In the trinity of the unmanifest, the great deep, or ocean of infinitude--Sophia (Wisdom)--corresponds to Mary, and has for spouse the creative energy of whom is begotten the Manifestor, Adonai, the Lord. This "Mother" is co-equal with the Father, being primary and eternal. In manifestation the "Mother" is derived, being born of Time (Anna), and has for Father the Planet-God--for our planet, Iacchos Joachim, or Jacob;[1] so that the paternity of the first person of the Trinity is vicarious only. The Church, therefore, being a Church of the manifest, deals with

[1. Ps. xxiv, 6; cxxxii, 2, 5, etc. See Appendix, "Definitions." Every kosmic entity, whether a system, a planet, or a person, is constituted of a certain portion of Divinity, segregated and assigned to be its life and substance. These names designate that particular individuation of the universal deity of which we and our planet consist. Wherefore Mary, as the perfected human soul, is "daughter" of the planet-god, precisely as her "son" Christ, the perfected human spirit, is "son" of the planet-god. The soul is at once "daughter, mother, and spouse of God," as woman is at once daughter, mother, and spouse of man.    E. M.]

Mary (substance), under this aspect alone, and hence does not specify her as co-equal with the first principle. In the unmanifest being underived, she has no relation to time.


WHEN a man or an animal dies a violent death, it is not an immediate separation that takes place between body and soul. There are many principles to be considered, each, as it were, incased in an outer, like a nest of Chinese boxes, or the spiral of a cone. And the lower consciousness can be reanimated in the physical body by physical means. This is the consciousness related to nerve-stimulation and reflex action, as involuntary gesture and all animal functions. It is only by degrees that the soul disengages itself, and its skirts linger long in the physical system, and can be detained artificially.

All the component elements of the body polarise to form a unity which is as a sun to the system. But this polarisation is fourfold, and the central and inmost point of radiance is not objective, but subjective. That which reflects is molecular; that which shines is non-molecular. Force, or spirit, is non-molecular. That, therefore, is alone one and indivisible, and it is subjective. When Psyche is one with the spirit, she too becomes subjective. It has been said, "All things are by infinite gradation, and Psyche is reached by innumerable degrees; so that they who have not penetrated to the inner, stop short at the secondary consciousness, and imagine that to be the subjective." Psyche, so long as existence[2] lasts, is a mirror to the spirit, she reflects, and is therefore molecular. But she is gradually in process of at-one-ment; she and the spirit mutually attract and permeate each other. She will, then, finally become non-molecular and entirely subjective. Therefore the higher the entity undergoing death, the easier the detachment of Psyche from the lower consciousnesses which enshrine her. For the nearer she is to being herself a radiant point, the nearer she is to unity and spiritual subjectivity. The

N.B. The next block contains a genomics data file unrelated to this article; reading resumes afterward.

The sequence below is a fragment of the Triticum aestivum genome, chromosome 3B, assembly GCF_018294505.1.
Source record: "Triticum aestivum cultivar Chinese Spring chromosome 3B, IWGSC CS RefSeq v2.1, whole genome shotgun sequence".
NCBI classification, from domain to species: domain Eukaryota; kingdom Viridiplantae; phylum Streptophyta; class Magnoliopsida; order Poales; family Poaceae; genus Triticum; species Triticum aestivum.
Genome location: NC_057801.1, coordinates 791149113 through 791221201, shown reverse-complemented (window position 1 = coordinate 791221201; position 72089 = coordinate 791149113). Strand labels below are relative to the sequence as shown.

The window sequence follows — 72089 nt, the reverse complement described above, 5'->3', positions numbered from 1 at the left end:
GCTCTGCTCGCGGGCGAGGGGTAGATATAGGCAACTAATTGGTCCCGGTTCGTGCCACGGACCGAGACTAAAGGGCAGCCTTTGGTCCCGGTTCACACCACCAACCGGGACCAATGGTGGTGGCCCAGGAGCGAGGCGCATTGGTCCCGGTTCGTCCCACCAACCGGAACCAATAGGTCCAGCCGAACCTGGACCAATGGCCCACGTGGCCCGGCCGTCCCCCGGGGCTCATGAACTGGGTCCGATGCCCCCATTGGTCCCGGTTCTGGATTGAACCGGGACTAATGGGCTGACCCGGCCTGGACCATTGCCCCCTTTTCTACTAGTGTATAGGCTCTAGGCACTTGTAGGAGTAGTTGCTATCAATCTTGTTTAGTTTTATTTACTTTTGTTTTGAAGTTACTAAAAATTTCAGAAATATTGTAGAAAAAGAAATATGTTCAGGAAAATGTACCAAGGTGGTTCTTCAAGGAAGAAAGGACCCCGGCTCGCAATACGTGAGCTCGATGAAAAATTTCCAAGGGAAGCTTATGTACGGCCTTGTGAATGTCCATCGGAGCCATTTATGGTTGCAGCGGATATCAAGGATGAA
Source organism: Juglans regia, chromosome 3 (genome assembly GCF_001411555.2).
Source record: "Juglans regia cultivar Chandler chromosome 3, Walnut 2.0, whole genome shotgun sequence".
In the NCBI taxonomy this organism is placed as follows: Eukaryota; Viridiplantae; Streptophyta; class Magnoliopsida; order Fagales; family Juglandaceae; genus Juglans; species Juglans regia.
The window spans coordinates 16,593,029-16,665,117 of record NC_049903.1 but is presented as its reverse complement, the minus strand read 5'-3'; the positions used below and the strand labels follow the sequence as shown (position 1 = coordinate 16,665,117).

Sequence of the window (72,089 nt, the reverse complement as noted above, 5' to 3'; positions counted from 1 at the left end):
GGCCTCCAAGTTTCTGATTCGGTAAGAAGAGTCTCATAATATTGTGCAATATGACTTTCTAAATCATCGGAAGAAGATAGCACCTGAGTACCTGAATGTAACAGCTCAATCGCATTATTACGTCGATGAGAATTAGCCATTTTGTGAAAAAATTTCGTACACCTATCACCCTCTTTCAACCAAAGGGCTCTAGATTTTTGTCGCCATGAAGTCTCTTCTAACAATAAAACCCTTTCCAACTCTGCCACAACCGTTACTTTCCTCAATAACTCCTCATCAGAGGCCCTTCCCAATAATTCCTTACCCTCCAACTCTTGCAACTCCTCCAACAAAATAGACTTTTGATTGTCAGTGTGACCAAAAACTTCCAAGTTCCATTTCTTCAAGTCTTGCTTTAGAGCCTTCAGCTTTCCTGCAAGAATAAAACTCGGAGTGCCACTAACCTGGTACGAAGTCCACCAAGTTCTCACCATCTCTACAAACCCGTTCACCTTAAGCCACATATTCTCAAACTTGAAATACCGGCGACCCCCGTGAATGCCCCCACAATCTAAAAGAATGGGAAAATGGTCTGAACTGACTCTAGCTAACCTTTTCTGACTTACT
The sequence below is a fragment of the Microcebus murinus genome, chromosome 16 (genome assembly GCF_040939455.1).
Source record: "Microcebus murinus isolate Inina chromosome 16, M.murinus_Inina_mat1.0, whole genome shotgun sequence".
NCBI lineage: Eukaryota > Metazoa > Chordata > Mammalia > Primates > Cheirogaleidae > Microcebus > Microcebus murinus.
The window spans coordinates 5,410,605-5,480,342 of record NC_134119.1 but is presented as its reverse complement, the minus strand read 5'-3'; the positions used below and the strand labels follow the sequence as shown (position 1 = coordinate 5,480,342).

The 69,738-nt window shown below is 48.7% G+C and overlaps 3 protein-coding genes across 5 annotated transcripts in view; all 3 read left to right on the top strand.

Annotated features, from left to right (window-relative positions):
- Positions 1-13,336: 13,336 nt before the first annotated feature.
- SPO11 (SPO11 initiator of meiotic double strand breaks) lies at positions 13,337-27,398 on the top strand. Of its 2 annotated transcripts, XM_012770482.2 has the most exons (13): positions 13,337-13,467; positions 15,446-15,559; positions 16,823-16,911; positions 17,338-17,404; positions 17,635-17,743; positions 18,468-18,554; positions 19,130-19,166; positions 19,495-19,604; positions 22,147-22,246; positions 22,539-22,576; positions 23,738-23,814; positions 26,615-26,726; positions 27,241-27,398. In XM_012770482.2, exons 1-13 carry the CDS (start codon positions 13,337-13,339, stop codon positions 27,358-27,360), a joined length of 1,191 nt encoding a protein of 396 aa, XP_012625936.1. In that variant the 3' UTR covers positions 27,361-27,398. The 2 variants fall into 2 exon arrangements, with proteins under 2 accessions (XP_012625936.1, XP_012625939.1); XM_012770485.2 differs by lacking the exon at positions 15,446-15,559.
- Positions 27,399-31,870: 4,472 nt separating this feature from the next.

[1. Home, August 23, 1883. Referred to in Life of Anna Kingsford, Vol. ii, p. 136.

2. The state of manifested as distinguished from unmanifested being.    E. M.]

saint does not fear death because his consciousness is gathered up into Psyche, and she into her spouse. "The grave--that is the physical and astral consciousness--cannot retain the holy Virgin." The whole object of incarnation is to buildup a spiritual counterpart, subjective and substantial. Now, when once the radii of the physical and astral molecules have polarised a radiant point interior and superior to themselves, no injury or mutilation of the physical ego will affect the subjective ego. As a matter of fact, physical bodies are constantly changing and interchanging their particles; portions of other bodies are engrafted continually within them; but there is no change in the unity or continuity of the higher consciousness. This is because the true unity is not objective, but subjective. The true "Son of man" is "in heaven," and it is his body and anima bruta only which are on earth. Most of the mistakes of the materialists arise from understanding localities and things when they should understand conditions and principles. Of course a subjective entity cannot be localised in space or duration. Potentially the soul is always eternal, although brought into relation with the objective through time. It is therefore a mistake to suppose that the soul is in the body in the same sense as the watery humours of the body. The soul is in the body only in the sense in which Arche is in the universe; that is, she is interior to it in the fourth dimension, of which, objectively, no idea can be formed. If there were no other consciousness inherent in man than the lower consciousness of the cells, there could be no self-consciousness, or unity of thought. The cerebral sense would not be reflected in knowledge, and man would not be cognisant of his apprehensions and perceptions. Continuity of memory and will must belong to one, and must be positive and absolute, that is, when they relate to higher selfhood.